Arbitrator decides that the case was so weak that the complainant just didn’t know any better.
In March I wrote about how Life is Now, Inc., which promotes business coach David Neagle, had filed a UDRP against JustBelieve.com.
Domain owner Greg Ricks has successfully defended the ridiculous UDRP.
The primary determining factor was that Ricks owned the domain name before the complainant started using the term “Just Believe”. That makes it impossible to prove that the domain name was registered and used in bad faith.
Despite finding in Ricks’ favor, Arbitrator Mark McCormick failed to find Life is Now guilty of reverse domain name hijacking. He used what I call the “idiot defense” to let the complainant off the hook: the complainant just didn’t understand the policy, so it’s not their fault:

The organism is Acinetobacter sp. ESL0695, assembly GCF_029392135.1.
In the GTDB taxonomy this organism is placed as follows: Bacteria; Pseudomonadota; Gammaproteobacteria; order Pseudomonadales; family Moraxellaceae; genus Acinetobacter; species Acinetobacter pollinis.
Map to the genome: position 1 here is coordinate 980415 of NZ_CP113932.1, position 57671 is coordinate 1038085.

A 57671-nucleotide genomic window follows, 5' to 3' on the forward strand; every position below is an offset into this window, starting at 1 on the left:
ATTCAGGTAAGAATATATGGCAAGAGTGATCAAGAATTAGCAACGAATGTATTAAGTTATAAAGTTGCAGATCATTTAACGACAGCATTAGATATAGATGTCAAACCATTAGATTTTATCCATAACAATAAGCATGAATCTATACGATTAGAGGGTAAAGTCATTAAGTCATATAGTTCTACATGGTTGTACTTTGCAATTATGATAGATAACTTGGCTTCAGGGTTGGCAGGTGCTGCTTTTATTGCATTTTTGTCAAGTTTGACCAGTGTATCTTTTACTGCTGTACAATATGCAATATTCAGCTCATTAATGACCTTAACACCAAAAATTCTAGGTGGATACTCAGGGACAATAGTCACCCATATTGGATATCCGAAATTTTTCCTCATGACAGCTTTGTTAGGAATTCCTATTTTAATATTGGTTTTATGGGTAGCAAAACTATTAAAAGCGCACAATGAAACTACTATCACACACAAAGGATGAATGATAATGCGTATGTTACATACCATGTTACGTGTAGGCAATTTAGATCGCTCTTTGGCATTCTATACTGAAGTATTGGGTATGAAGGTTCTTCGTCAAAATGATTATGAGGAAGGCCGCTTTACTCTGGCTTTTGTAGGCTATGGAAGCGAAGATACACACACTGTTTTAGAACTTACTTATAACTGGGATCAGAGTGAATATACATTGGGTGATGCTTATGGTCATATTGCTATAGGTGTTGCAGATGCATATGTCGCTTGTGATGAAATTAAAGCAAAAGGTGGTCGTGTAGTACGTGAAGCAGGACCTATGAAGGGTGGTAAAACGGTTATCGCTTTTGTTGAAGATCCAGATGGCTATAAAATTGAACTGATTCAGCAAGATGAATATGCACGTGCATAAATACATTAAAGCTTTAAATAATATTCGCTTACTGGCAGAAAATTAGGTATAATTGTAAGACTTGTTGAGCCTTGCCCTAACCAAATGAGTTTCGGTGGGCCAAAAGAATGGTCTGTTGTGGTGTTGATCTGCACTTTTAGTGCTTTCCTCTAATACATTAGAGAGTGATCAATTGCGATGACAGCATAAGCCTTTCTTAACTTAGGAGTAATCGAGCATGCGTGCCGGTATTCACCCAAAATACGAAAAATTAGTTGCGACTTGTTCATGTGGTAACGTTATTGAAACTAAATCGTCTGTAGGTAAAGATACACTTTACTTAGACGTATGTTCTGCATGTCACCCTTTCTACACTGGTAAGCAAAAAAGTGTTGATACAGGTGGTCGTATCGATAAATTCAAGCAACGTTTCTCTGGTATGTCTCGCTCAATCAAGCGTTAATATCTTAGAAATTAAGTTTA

Because Complainant’s own evidence contains evidence of Respondent’s prior right in the JUST BELIEVE mark, Complainant may simply have been unaware of the significance of that circumstance. Complainant made no effort to conceal it, and the record contains no evidence of harassment or similar conduct by Complainant.
I wouldn’t have let them off the hook so easily. After all, the complainant was represented by counsel (Stephen J. Thomas of Thomas Business Law Group, P.C.). Despite this, the case was basically phoned in. According to the arbitrator himself, the complaint didn’t even make a case that the domain owner lacked rights or legitimate interests in the domain.
Yet Ricks had to take the time to defend himself.